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Monitoring of Seattle police-reform effort to cost city $880,000 in the first year
Most of the costs will go for salaries and benefits of the monitor and his team, who will report to a federal judge on the progress of reforms
Seattle Times staff reporter
The city of Seattle has agreed to pay $880,000 for the first-year costs of the independent monitor assigned to put police reforms in place, mostly for salaries and benefits of the monitor, Merrick Bobb, and his team.
The payments will cover a period between Nov. 1 and Oct. 31 of next year, including $45,000 to pay a polling firm to gauge opinions and attitudes in the community and within the Police Department regarding various policing issues.
"The 2013 poll results will be the baselines to which we can assess future progress and opinions of the Department," Bobb wrote in a budget plan the city provided to The Seattle Times on Wednesday under a public-disclosure request.
Bobb was appointed last month by U.S. District Judge James Robart in Seattle to oversee a settlement agreement between the city and the Department of Justice, which calls for far-reaching changes to curtail excessive force by officers and address biased policing. Bobb is the president of Police Assessment Resource Center (PARC), a nonprofit in Los Angeles.
He and four members of PARC's staff will be paid $400,000 in the first year of monitoring, which ultimately could last up to five years under the settlement. Future costs will be determined later.
Nine consultants on the monitoring team will be paid $305,000, including $35,000 to the deputy monitor, Peter Ehrlichman, a prominent Seattle attorney.
Others on the team include Patrick Gannon, a former deputy chief in the Los Angeles Police Department who was recently named chief of the Los Angeles Airport Police Department. He will be paid $75,000 for 75 days of work.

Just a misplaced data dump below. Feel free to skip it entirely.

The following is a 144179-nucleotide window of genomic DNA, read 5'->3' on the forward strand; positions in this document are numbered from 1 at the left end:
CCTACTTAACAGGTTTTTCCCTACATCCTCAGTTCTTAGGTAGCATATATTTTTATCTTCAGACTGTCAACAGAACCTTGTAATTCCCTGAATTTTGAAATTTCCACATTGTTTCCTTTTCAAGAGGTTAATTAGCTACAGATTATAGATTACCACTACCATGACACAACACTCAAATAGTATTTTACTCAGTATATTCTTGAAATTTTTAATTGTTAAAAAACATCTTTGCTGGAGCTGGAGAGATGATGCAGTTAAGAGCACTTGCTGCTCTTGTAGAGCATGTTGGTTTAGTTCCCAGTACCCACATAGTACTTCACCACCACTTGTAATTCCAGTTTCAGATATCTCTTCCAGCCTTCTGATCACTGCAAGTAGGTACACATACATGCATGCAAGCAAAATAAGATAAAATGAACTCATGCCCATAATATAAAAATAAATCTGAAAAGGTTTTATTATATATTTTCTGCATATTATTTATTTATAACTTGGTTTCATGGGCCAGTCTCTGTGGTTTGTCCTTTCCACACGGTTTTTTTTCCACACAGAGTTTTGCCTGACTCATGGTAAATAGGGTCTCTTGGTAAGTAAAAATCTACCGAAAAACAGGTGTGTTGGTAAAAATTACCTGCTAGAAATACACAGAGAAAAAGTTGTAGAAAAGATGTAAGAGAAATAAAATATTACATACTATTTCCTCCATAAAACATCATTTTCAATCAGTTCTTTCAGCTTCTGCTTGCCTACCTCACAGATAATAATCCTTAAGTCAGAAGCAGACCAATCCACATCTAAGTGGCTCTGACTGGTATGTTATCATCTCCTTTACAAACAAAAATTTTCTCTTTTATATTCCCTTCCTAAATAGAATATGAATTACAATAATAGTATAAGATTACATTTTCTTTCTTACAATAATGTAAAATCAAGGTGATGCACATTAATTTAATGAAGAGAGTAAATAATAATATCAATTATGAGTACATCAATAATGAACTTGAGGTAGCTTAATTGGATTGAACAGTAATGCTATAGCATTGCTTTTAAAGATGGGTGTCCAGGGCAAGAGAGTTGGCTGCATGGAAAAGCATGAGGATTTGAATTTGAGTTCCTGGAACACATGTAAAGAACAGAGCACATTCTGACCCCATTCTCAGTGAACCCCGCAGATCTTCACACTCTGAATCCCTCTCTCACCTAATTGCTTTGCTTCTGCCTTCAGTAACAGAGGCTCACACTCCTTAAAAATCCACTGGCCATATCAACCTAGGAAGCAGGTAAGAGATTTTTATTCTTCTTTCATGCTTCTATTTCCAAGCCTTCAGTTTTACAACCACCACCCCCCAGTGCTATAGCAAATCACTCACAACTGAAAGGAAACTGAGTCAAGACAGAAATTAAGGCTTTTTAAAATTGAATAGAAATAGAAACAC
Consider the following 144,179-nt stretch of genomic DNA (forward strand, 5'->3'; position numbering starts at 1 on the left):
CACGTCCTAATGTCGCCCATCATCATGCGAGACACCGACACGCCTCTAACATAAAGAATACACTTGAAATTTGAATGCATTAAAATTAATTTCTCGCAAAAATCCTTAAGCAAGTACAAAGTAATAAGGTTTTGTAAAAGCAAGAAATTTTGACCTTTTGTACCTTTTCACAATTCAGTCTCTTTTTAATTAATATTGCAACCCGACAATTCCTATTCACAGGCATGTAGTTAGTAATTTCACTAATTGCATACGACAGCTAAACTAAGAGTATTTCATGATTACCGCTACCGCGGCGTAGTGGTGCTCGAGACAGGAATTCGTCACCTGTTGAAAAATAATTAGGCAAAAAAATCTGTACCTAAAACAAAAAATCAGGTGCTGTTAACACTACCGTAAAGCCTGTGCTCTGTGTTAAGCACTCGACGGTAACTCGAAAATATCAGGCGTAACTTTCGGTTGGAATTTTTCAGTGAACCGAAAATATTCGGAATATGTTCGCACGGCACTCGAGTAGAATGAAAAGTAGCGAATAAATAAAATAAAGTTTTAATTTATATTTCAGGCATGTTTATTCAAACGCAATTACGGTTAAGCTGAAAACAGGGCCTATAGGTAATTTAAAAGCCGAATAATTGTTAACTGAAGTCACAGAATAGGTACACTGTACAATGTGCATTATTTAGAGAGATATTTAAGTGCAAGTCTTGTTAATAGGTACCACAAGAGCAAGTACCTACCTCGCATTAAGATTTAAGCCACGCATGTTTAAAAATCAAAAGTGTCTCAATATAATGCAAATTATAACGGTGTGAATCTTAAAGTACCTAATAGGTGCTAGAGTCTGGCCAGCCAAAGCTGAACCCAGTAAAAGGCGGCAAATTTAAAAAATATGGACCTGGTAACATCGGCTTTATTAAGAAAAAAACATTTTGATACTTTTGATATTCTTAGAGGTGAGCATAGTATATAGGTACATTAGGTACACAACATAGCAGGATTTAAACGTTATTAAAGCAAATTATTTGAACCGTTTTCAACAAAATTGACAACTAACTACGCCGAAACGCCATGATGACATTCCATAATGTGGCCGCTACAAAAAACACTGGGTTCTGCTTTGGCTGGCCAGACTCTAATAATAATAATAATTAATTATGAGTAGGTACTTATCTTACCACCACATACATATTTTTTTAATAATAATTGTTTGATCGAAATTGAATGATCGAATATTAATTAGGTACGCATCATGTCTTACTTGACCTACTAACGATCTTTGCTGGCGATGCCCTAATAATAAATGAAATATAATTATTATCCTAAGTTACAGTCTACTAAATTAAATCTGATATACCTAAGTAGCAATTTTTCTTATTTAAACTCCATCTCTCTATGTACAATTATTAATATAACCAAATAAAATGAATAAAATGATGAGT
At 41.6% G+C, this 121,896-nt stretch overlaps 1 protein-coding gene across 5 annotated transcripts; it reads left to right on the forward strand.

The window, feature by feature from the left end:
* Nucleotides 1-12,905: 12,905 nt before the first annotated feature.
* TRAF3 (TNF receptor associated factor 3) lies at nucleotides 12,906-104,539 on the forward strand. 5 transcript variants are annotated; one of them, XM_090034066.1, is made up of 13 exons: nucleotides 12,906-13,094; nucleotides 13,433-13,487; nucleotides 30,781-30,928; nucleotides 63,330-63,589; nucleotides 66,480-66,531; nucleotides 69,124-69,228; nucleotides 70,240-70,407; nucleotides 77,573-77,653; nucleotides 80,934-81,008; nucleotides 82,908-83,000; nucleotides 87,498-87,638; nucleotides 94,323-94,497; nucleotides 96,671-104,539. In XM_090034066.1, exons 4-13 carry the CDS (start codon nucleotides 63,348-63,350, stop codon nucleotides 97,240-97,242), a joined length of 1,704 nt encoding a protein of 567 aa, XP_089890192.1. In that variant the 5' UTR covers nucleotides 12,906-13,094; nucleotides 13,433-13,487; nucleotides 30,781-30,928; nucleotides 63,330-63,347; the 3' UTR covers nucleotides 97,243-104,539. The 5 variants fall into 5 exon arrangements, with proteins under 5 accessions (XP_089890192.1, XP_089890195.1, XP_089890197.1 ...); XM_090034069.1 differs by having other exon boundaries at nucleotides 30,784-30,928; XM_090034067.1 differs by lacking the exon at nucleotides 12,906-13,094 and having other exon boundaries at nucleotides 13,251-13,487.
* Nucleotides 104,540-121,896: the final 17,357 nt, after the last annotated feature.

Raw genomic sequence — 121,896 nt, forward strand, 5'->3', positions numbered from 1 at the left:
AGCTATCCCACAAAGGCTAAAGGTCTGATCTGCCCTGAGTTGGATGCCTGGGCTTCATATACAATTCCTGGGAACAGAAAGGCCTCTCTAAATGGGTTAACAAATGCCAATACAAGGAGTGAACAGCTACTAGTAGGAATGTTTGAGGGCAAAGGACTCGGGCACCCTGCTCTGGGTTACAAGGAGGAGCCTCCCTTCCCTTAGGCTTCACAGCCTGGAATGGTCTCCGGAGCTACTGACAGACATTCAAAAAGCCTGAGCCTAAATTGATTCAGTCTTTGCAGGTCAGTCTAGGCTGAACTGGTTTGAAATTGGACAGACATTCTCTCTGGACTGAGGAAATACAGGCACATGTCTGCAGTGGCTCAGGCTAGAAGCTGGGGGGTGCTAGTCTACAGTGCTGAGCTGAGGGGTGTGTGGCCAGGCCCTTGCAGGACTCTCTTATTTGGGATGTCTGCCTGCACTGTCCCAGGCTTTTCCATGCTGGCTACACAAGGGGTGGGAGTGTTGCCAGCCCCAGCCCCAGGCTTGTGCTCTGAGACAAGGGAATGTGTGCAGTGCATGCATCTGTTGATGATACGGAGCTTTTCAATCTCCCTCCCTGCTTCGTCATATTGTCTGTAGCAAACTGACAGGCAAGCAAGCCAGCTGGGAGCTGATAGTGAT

Among the other costs is $130,000 for travel and expenses, accommodations and equipment and supplies.
At a court hearing Wednesday to discuss the status of the settlement agreement, Robart said based on what he knew of monitoring costs of agreements in other cities, Seattle was neither paying for an expensive foreign car or a cheap one but was getting a "nice solid American car" in the middle of the cost range.
Bobb, who appeared at the hearing, introduced members of his staff and commented on the first-year budget.
"I think it's fair and reasonable in all respects," he said of the costs.
Bobb said one of his first major tasks will be to develop a monitoring plan by early next year.
He said his team plans to collect data and information at police precincts and see how it can be translated to address excessive force and biased policing on the street.
Mayor Mike McGinn and Police Chief John Diaz initially opposed Bobb's appointment on the grounds a board member of his nonprofit helped write last year's Justice Department report that led to the settlement agreement in July.
After Seattle's ethics chief found no conflict of interest, the City Council forced the issue, voting 8-to-1 to join with the Justice Department in recommending Bobb for the post.
McGinn reluctantly went along while expressing concerns about Bobb's ability to be an impartial monitor who would have support in the Police Department.
Ehrlichman said Wednesday that Seattle police officials have since been cooperative and expressed their willingness to move forward.
Robart called Wednesday's hearing the first in series of court proceedings to discuss the progress of the settlement agreement.
"There will be active case management in this case," he said.
He said he will rely on Bobb's expertise as the "eyes and ears" of the court. But he noted that, in his role as the judge overseeing the agreement, he will be ultimate authority to determine if the city is complying with the agreement.
If there is resistance, Robart added, he will be "actively involved" in making sure that doesn't happen.
Robart said the burden was not only on the Police Department. The "other 50 percent of this process" falls on the community to report crime and act as partners with the police, he said.
Both need to forge a new partnership, listening to each other and working together, the judge said.
Meanwhile, the city said Wednesday it is continuing to work with the Justice Department to produce a broad array of new information sought by federal attorneys, including records related to the fatal shooting by police of a 77-year-old man and three other incidents in which officers used force.
Information from Seattle Times archives is included in this story.
Steve Miletich: 206-464-3302 or email@example.com